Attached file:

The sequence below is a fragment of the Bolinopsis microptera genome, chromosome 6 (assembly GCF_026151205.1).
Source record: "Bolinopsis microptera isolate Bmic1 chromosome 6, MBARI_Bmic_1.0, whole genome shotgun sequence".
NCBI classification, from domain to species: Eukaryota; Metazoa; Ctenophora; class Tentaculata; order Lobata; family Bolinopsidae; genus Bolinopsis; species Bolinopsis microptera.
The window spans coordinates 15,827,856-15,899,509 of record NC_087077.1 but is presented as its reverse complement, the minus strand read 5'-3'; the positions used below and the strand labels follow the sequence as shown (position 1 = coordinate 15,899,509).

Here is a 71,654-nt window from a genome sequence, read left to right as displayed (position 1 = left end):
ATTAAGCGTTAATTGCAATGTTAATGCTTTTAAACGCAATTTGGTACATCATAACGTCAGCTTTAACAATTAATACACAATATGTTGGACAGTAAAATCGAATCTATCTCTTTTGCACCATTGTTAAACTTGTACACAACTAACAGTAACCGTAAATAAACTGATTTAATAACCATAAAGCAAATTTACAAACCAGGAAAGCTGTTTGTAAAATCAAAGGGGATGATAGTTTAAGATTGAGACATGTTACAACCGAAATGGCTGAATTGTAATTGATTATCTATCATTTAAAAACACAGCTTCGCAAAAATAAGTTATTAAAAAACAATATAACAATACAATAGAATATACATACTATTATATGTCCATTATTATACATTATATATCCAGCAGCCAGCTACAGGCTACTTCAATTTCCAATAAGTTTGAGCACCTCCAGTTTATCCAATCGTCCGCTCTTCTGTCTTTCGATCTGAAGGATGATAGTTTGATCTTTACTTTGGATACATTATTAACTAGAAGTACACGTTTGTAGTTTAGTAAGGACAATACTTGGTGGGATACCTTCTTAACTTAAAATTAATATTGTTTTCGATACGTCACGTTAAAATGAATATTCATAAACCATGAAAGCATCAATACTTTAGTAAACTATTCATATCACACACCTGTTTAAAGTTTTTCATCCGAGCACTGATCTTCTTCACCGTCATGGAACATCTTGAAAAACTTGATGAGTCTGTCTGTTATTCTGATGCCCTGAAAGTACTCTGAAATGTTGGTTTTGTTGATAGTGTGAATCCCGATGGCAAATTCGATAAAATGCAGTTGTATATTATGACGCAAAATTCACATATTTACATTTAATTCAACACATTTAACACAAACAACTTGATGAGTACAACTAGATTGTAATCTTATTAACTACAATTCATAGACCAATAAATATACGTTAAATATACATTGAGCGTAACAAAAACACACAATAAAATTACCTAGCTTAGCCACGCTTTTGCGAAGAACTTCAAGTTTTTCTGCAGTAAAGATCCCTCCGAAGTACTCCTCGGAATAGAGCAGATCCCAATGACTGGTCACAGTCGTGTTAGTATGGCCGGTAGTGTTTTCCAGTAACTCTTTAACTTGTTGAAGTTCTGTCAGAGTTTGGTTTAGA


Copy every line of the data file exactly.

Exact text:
The sequence below is a fragment of the Bolinopsis microptera genome, chromosome 6 (assembly GCF_026151205.1).
Source record: "Bolinopsis microptera isolate Bmic1 chromosome 6, MBARI_Bmic_1.0, whole genome shotgun sequence".
NCBI classification, from domain to species: Eukaryota; Metazoa; Ctenophora; class Tentaculata; order Lobata; family Bolinopsidae; genus Bolinopsis; species Bolinopsis microptera.
The window spans coordinates 15,827,856-15,899,509 of record NC_087077.1 but is presented as its reverse complement, the minus strand read 5'-3'; the positions used below and the strand labels follow the sequence as shown (position 1 = coordinate 15,899,509).

Here is a 71,654-nt window from a genome sequence, read left to right as displayed (position 1 = left end):
ATTAAGCGTTAATTGCAATGTTAATGCTTTTAAACGCAATTTGGTACATCATAACGTCAGCTTTAACAATTAATACACAATATGTTGGACAGTAAAATCGAATCTATCTCTTTTGCACCATTGTTAAACTTGTACACAACTAACAGTAACCGTAAATAAACTGATTTAATAACCATAAAGCAAATTTACAAACCAGGAAAGCTGTTTGTAAAATCAAAGGGGATGATAGTTTAAGATTGAGACATGTTACAACCGAAATGGCTGAATTGTAATTGATTATCTATCATTTAAAAACACAGCTTCGCAAAAATAAGTTATTAAAAAACAATATAACAATACAATAGAATATACATACTATTATATGTCCATTATTATACATTATATATCCAGCAGCCAGCTACAGGCTACTTCAATTTCCAATAAGTTTGAGCACCTCCAGTTTATCCAATCGTCCGCTCTTCTGTCTTTCGATCTGAAGGATGATAGTTTGATCTTTACTTTGGATACATTATTAACTAGAAGTACACGTTTGTAGTTTAGTAAGGACAATACTTGGTGGGATACCTTCTTAACTTAAAATTAATATTGTTTTCGATACGTCACGTTAAAATGAATATTCATAAACCATGAAAGCATCAATACTTTAGTAAACTATTCATATCACACACCTGTTTAAAGTTTTTCATCCGAGCACTGATCTTCTTCACCGTCATGGAACATCTTGAAAAACTTGATGAGTCTGTCTGTTATTCTGATGCCCTGAAAGTACTCTGAAATGTTGGTTTTGTTGATAGTGTGAATCCCGATGGCAAATTCGATAAAATGCAGTTGTATATTATGACGCAAAATTCACATATTTACATTTAATTCAACACATTTAACACAAACAACTTGATGAGTACAACTAGATTGTAATCTTATTAACTACAATTCATAGACCAATAAATATACGTTAAATATACATTGAGCGTAACAAAAACACACAATAAAATTACCTAGCTTAGCCACGCTTTTGCGAAGAACTTCAAGTTTTTCTGCAGTAAAGATCCCTCCGAAGTACTCCTCGGAATAGAGCAGATCCCAATGACTGGTCACAGTCGTGTTAGTATGGCCGGTAGTGTTTTCCAGTAACTCTTTAACTTGTTGAAGTTCTGTCAGAGTTTGGTTTAGA